April 25, 2010

Sundays and Celibacy

Today was one of those Sundays when I both open the church in the morning and close it in the afternoon.

At six this morning I went to the church to set up for the first Mass. Once I had everything set up, there was almost enough light to offer Morning Prayer, so I made my meditation first and then opened my breviary. All this before turning on the lights or opening the church. (As anyone learns fast, you can't open the church too early in the morning, because no matter how early it is, someone will start coming at that time and then resent you when it's locked.) It's such a privileged solitude to sit, locked in and alone with the Blessed Sacrament and the paschal candle in the dim, early morning natural light. I am unworthy of the privilege of being able to pray this way.

Then I open up and everything gears up. I offer two Masses in a row, have a break, and then have four babies to baptize. In the course of the day I probably greet a couple hundred people. I promise to pray for all kinds of intentions, sign bulletins for children and sponsor forms for adults. I bless a couple of rosaries, and hear reports from retreats.

Then, at about four in the afternoon, having wrapped up the baptismal paperwork and some other random stuff to get ahead on the week, I go back to the church and find it empty once again. I grab the arcane set of keys that open the poor boxes and the vigil candle donations. I collect all of the crumpled money and put in the right bags. All quiet. I check the holy water bucket and decide that it can get through the week. (I don't know what people do with it, and maybe I don't want to know. We go through several gallons a week.) Then I put off the lights, lock up, and sit down again in the solitude to offer Evening Prayer. I'm back where I started, there in the dark with my breviary and my Lord. Before the Our Father I try to remember all of the intentions I was given today; a complicated pregnancy, a blood test tomorrow, another young man who said, "Please pray for my attitude."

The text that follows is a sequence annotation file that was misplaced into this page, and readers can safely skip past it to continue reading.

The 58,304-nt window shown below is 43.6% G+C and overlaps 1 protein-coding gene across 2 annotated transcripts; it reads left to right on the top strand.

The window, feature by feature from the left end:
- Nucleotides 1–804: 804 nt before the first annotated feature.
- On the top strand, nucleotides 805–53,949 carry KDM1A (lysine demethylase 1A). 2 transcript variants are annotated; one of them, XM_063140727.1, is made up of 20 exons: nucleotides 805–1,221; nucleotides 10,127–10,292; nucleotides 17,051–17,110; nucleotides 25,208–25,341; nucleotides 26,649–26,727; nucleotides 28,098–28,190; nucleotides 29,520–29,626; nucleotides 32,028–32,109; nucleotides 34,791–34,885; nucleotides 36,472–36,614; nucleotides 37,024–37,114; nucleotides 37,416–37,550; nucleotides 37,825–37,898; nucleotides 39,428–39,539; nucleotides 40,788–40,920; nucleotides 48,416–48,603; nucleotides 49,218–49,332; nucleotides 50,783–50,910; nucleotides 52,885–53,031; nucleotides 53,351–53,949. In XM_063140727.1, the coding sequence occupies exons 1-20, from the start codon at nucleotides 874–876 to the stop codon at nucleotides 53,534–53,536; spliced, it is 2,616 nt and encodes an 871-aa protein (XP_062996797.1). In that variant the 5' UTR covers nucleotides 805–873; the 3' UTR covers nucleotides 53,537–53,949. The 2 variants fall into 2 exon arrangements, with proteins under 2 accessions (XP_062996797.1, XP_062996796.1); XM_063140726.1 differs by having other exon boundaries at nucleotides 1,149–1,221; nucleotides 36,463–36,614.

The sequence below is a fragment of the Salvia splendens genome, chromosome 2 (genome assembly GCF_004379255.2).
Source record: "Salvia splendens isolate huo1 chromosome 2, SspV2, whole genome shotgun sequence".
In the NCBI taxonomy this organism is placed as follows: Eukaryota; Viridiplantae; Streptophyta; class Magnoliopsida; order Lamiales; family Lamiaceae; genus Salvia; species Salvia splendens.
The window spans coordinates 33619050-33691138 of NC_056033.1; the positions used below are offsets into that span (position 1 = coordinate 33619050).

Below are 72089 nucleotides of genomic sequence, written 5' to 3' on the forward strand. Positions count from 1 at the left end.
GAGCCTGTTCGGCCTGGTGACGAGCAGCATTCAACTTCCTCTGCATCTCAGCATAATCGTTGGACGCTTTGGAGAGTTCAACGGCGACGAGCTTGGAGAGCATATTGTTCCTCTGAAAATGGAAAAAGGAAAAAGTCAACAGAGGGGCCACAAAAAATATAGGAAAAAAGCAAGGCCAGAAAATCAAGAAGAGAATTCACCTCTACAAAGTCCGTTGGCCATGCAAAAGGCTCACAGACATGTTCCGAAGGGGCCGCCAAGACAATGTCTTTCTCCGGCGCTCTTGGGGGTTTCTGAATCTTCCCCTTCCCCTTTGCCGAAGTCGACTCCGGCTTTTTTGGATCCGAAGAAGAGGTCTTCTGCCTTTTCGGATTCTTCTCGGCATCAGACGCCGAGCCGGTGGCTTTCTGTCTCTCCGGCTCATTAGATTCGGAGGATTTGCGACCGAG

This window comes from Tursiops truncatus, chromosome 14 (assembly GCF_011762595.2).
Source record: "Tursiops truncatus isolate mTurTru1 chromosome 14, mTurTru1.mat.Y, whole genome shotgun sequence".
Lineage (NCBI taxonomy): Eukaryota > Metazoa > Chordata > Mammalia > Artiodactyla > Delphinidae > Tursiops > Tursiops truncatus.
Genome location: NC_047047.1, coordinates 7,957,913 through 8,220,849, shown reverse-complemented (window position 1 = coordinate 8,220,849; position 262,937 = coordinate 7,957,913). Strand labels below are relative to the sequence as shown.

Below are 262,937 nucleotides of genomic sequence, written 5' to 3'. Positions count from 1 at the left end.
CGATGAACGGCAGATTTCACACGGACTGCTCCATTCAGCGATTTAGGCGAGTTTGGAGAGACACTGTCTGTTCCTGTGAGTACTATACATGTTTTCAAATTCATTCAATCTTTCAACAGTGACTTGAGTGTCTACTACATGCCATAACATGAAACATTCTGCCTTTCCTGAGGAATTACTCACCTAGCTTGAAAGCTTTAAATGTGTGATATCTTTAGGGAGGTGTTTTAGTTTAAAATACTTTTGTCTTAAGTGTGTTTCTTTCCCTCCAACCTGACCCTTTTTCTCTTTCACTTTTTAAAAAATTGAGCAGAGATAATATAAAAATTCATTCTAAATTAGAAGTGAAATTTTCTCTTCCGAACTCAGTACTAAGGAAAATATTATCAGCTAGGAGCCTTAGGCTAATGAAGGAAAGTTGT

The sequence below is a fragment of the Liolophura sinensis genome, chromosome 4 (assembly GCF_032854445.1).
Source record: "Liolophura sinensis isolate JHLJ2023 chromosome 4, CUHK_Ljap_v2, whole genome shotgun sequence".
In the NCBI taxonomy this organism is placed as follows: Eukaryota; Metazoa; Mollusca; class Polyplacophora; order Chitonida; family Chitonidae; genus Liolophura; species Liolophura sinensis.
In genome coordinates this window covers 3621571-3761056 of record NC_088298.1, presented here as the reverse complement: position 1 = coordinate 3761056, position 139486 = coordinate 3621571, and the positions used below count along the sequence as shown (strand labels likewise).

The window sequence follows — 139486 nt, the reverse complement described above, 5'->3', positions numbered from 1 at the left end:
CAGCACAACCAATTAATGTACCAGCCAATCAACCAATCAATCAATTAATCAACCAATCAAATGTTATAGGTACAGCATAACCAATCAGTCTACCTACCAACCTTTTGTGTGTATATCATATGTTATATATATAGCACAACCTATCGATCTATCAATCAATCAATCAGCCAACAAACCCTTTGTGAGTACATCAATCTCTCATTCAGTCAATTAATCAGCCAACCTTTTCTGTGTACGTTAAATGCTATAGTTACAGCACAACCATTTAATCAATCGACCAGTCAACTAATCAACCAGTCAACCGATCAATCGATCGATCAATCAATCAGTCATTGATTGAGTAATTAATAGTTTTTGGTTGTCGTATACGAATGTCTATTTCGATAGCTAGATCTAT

I know I repeat myself and write about this over and over, but it continues to strike me at deeper levels: the starkness of the shift from intense social-ness to total solitude in the life of priestly ministry. The day begins and ends with solitary prayer in the sacred space of this church, but in between the same space is filled with people and noise and music and prayers.

It speaks to me of celibacy. It isn't a life of separation from people. On the contrary, I feel very embedded in the fabric of this community and its neighborhoods. But what I offer in all those relationships begins and ends with the God I meet in my solitude. Whatever I have to offer emerges from this mysterious and exclusive intimacy that I clumsily call prayer. It is an exclusive Relationship, for sure, but an exclusivity that wants to become fruitful, if that makes any sense. Maybe I'm not saying it right. I'm pretty tired.

10 comments:

Karinann said...